Could modbv support non powers of two?

I find myself very frequently writing

if reg != reg.max - 1: = reg + 1
else: = 0

This seems the perfect fit for a modbv, but not yet have I actually encountered this where my max is a power of two (seems hard to believe but it’s true).

In simulation it will accept (almost) arbitrary boundaries for both the min= and max= settings; so you could use = reg + 1 but that line would simply get converted to reg <= reg + 1; and that may not be what you want.

So perhaps we should add a rider to the docs that modbv are only useful for powers of two … if you are going to convert the design to VHDL or Verilog

If reg is just a counter, the following pattern is often more economical:

if reg == 0: = reg.max - 1
    # Do stuff here
else: = reg - 1
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Thanks Josy, so I guess your position is no, modbv shouldn’t support non powers of two?

Thanks I’ll keep that in mind, I could run my circular arrays backwards for sure :slight_smile:

Not really, it still is a comparison, no?

It is not a question of what my inclination is; at the moment it does not support conversion of non-powers of 2. Making it convert non-powers of 2 has implications and may end up in less than minimal resources.
Anyway if you have lots of counters with this non-power of 2 requirement, a good idea is to create a re-usable module for it. It makes for nice clean structural code.

I hope this reply doesn’t come across as disrespectful, because I know you are a very active part of this community and so you already have my respect :slight_smile: I am of course aware that currently Modbv does not support non powers of two, and my feature request is firstly a question to those who know more than me (because I know very little) if it would be a sensible thing to do, so I am very interested in your opinion.

I could edit my own modbv which does as I wish (supports any modulo) and I’d be happy enough, I just wish to avoid being selfish, and thought others may find it a useful feature, I can’t be the only one who needs it (I’m really not that special!)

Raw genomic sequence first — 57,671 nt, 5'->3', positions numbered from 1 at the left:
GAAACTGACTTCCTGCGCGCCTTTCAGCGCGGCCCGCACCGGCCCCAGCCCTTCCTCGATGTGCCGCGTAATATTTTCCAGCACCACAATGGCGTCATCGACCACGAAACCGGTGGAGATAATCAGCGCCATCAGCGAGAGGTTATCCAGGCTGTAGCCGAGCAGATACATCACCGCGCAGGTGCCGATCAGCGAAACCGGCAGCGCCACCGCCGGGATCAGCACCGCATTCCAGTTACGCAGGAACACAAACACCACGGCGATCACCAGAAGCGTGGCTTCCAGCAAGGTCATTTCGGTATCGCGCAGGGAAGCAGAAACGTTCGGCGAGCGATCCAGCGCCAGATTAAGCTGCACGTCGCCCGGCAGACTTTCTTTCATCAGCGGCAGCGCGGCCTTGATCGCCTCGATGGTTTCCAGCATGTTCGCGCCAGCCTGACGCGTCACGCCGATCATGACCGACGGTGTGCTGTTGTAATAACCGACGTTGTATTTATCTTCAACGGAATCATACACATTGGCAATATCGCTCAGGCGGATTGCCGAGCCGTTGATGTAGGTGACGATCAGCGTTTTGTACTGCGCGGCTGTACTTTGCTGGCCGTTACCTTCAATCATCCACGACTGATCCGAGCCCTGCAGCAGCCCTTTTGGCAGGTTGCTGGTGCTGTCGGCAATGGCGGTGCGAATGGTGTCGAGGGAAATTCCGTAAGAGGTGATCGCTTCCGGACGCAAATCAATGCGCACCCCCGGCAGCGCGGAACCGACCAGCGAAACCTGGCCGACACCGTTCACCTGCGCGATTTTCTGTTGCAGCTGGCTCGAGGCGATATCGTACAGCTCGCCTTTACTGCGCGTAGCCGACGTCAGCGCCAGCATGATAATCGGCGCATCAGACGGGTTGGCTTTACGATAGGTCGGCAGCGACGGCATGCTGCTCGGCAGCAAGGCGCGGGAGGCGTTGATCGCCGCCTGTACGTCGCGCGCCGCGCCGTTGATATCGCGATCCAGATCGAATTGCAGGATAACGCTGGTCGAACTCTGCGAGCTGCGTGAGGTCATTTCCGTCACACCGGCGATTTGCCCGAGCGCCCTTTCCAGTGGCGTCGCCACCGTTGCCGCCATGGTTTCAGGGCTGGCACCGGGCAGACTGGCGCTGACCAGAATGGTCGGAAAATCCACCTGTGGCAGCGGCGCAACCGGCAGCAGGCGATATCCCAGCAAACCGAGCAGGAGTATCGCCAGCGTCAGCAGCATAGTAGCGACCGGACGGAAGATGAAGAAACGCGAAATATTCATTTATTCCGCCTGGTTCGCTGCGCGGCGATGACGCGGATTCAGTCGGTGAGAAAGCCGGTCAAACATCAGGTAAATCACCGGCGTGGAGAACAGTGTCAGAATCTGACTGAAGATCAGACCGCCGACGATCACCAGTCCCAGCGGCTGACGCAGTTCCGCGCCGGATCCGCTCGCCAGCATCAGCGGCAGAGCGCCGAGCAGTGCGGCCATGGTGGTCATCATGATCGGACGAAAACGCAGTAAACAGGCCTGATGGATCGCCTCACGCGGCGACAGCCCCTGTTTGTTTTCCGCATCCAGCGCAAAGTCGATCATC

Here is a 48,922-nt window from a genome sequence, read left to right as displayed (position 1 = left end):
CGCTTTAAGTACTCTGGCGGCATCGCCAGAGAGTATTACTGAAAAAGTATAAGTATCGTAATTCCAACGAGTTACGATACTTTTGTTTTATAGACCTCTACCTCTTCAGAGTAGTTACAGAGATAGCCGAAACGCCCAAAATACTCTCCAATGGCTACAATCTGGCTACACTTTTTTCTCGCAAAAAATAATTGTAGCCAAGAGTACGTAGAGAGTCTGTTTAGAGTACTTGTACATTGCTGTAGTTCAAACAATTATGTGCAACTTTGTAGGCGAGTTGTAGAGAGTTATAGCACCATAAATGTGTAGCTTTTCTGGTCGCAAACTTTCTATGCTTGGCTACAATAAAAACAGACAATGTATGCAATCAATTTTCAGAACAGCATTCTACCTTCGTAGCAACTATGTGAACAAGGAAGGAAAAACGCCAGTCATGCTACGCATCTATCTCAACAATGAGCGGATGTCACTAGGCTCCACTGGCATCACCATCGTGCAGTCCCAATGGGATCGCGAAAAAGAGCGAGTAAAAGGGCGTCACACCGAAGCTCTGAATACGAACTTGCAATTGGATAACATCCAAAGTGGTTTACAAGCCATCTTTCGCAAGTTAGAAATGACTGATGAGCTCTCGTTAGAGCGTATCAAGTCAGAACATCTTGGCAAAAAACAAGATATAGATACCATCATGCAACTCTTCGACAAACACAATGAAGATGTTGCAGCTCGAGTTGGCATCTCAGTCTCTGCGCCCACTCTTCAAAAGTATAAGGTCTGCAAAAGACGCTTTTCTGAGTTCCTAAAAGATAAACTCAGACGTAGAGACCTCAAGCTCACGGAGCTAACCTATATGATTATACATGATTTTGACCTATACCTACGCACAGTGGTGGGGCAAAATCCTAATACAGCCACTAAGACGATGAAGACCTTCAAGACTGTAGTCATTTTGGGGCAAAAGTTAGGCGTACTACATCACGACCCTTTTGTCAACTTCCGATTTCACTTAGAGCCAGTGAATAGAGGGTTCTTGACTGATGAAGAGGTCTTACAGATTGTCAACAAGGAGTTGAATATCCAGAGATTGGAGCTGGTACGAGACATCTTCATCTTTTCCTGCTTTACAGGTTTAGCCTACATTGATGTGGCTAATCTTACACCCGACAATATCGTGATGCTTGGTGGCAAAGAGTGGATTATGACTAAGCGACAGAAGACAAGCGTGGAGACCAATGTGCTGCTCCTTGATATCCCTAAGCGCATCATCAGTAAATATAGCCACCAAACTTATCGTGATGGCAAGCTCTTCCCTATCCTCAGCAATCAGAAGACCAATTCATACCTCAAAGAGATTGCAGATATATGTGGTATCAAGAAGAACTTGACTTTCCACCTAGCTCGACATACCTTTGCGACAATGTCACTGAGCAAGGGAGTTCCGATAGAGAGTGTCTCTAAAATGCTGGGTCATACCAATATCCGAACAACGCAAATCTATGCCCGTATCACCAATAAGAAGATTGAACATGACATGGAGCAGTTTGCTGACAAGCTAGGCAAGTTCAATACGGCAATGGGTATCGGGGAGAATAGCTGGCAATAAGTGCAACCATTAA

None taken.
The already supports any modulo; in simulation it will enforce values between .min and .max.
For conversion the required changes are in and where you have to intercept the assignment and replace it by several lines of code. That’s may be not that difficult. But that will kind of break existing code (from other users): code like you describe above

if reg == max - 1: = 0
else: = reg + 1

will then convert to:

if reg = max - 1 then
    if 0 < reg.min then
        reg <= reg.min;
      if  0 >= reg.max then
         reg <= reg.max - 1;
         reg <= 0;
      end if;
   end if ;
   if reg + 1 < reg,min then
        reg <= reg.min;
      if reg + 1 >= reg.max then
        reg <= reg.max - 1;
           reg <= reg + 1;
      end if;
   end if;
end if ;

Note that if the right hand side of the assignment is complex, things may get even more complicated.
If you work hard at it, you may eventually clean that up to representable code. I suggest you give it a try.
But I am sure that you will find that writing a re-usable HDL module to do this will be a lot less work.

But with hindsight; I think that the modbv should have be restricted to powers of 2 for simulation also. I estimate that 99.9% of the users use it like that anyway.

Thanks that’s amazing information! :slight_smile: I agree that modbv should behave the same in simulation and conversion.

In my application I don’t use min != 0, and I am only ever incrementing by 1. Maybe for me a counter type would be better, with the choice between saturate/roll over behaviour (because I often want saturating counters as well, but maybe this is all a symptom that I’m still thinking too procedurally?)

Can you give me a little example of how this reusable module would work? I only know how to instantiate modules and pass signals in/out. I couldn’t pass in an “inc” signal because then the increment would be necessarily delayed by one cycle. Is there some way I can tell this new self-contained code to perform its increment behaviour without incurring a 1 clock delay? Or I should pass the signal as a wire? That doesn’t sound right, and I am not sure how to do that, and besides can you use a wire as the input for and if statement?

Unfortunately writing myhdl is my first foray into both HDL and python, and while I’ve been doing it on and off for 18 months now (and have working designs) it isn’t my primary focus and so I still struggle with anything beyond the basics!

Perhaps send me a not too big sample from your code base where you have several counters of your type. I will rewrite it as an example. And add the necessary explanations.